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|Excavate, Level by Level||Screening||What Do We Find?||Lab Process, Report Writing|
The interpretation of what's excavated at a site is actually done on an ongoing basis, both during and after the dig
Similar interpretive care also holds true for any skeletal remains, and for burial artifacts found with the deceased. Care is always taken to treat burial remains with dignity and respect. It may also entail a re-burial at the end of the dig and an alteration of the original plans of the site; e.g., those involving a highway or housing development.
In most cases, though, artifacts uncovered are more mundane: things such as broken pieces of pottery ("potsherds"), buttons, bottles, clay pipes, and projectile points.
Care is also taken, though, to notice changes in coloration of the soil uncovered. For example, patterns of such changes may indicate features such as postholes, which would in turn suggest the presence of shelters, stockades, or other constructs.
Similarly, the patterns engraved on potsherds, and the shapes of projectile points can indicate the presence of contacts with other nearby peoples and, indeed, the age of the site and the cultural heritage of those who lived there.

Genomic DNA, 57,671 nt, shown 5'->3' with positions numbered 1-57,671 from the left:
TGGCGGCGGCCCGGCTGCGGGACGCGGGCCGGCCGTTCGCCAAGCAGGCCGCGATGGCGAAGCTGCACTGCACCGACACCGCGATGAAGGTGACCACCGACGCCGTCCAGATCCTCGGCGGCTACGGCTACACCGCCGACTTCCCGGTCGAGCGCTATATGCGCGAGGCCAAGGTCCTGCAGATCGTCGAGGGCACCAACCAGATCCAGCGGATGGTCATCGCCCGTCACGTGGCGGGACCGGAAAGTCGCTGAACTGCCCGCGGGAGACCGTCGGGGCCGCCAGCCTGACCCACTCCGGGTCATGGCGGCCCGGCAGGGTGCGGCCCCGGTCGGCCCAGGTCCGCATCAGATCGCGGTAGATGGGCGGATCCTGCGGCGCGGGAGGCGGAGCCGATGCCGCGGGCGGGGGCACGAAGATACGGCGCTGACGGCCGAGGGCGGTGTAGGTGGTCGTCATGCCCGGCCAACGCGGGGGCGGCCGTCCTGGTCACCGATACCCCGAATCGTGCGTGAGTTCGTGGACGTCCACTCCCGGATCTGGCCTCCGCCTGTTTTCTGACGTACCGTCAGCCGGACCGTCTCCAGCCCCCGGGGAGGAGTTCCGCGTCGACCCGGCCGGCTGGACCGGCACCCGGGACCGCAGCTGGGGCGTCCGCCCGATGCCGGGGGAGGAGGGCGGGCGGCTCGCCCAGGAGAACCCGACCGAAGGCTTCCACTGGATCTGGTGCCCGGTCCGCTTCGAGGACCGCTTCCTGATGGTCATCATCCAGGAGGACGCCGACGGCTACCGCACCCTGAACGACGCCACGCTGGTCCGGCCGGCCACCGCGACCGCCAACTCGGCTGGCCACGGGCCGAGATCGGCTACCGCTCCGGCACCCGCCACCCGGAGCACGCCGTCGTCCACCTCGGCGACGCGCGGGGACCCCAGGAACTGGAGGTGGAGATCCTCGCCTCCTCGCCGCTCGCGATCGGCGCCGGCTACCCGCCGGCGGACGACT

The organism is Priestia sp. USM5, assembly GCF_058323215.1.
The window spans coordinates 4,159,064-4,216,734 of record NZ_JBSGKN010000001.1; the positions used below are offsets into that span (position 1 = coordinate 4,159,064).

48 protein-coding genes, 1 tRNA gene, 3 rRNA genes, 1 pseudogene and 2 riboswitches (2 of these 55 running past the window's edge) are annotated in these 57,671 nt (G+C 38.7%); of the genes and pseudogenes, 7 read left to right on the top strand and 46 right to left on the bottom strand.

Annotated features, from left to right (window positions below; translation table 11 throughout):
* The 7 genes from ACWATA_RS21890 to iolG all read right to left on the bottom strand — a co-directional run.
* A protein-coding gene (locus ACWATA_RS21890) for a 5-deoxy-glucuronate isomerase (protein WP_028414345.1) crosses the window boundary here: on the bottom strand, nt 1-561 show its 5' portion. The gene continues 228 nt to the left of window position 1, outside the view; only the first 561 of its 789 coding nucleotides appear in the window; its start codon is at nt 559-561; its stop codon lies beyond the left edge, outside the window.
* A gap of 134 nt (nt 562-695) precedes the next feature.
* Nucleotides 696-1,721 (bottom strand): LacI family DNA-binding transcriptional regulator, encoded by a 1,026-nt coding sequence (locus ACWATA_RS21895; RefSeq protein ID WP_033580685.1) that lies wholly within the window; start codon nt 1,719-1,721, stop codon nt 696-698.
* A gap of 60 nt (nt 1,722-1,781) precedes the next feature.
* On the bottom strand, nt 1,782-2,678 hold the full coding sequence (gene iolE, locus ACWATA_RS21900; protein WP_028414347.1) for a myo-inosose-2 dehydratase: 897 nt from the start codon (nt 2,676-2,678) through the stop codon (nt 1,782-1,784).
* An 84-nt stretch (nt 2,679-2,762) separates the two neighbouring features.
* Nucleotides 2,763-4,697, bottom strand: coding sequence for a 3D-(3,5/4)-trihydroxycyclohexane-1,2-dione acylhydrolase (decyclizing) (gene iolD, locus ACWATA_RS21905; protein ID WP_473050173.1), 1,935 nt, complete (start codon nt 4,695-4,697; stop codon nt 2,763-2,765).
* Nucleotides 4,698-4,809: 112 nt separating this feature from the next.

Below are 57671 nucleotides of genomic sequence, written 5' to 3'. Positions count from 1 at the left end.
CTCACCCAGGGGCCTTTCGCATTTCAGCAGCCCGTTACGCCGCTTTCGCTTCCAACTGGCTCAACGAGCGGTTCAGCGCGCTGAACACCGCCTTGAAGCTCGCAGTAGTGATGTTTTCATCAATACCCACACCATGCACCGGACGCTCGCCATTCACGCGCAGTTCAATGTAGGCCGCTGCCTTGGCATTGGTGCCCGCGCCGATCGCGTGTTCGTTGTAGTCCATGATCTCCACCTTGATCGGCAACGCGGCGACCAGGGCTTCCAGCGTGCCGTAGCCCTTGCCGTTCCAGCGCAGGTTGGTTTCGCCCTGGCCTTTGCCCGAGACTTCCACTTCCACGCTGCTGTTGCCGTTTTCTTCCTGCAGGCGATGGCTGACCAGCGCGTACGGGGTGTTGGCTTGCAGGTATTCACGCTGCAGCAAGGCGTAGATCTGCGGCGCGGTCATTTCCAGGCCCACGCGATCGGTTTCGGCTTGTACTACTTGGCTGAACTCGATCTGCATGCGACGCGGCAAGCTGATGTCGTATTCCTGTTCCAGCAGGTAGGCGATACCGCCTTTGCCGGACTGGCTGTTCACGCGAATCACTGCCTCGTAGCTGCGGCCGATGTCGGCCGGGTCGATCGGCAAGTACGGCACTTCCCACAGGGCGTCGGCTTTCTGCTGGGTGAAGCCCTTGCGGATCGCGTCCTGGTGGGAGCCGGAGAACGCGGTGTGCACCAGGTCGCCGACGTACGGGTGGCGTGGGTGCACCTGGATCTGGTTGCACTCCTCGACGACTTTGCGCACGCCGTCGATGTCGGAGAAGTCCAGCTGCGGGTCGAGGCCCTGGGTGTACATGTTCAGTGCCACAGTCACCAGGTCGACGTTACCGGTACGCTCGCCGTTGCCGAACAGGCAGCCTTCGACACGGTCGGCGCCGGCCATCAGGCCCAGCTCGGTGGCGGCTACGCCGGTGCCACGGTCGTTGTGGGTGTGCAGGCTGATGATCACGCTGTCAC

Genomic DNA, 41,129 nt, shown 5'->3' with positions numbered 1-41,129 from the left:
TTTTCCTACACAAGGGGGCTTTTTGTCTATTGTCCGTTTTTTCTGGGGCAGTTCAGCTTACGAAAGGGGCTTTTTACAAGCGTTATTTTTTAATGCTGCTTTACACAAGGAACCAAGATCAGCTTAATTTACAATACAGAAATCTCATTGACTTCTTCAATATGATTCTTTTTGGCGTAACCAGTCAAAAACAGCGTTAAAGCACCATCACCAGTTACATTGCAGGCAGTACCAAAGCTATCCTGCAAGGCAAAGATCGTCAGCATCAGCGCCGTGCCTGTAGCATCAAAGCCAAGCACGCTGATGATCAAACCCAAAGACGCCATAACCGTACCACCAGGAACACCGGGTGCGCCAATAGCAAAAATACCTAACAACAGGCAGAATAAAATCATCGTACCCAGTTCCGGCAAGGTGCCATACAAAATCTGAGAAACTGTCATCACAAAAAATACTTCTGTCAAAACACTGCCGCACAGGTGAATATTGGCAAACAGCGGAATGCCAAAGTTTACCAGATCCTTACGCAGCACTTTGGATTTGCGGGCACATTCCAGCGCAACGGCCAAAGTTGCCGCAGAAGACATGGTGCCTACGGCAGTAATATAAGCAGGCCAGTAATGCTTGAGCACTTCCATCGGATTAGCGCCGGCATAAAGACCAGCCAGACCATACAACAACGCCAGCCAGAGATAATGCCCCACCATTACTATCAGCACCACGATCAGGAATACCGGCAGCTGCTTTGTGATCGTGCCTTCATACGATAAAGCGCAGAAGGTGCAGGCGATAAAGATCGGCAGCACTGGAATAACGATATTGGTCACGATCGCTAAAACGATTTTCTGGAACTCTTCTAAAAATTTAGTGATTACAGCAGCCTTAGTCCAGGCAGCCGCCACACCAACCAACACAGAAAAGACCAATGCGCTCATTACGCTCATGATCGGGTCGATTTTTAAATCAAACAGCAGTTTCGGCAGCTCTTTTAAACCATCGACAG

Animal bones and, especially, trash heaps ("midden heaps") will provide strong clues to how prosperous the peoples living in the area were, what they ate, what animals and fish were abundant in the area, and so forth. Radiocarbon dating can determine with considerable accuracy the age of the artifact; while identifying the type of animal can determine whether it was wild or domesticated.
As a result, very little can be taken for granted during a dig, as far as knowing what is or isn't important: To the trained eye, even a little artifact can tell a big story about what went on at a site.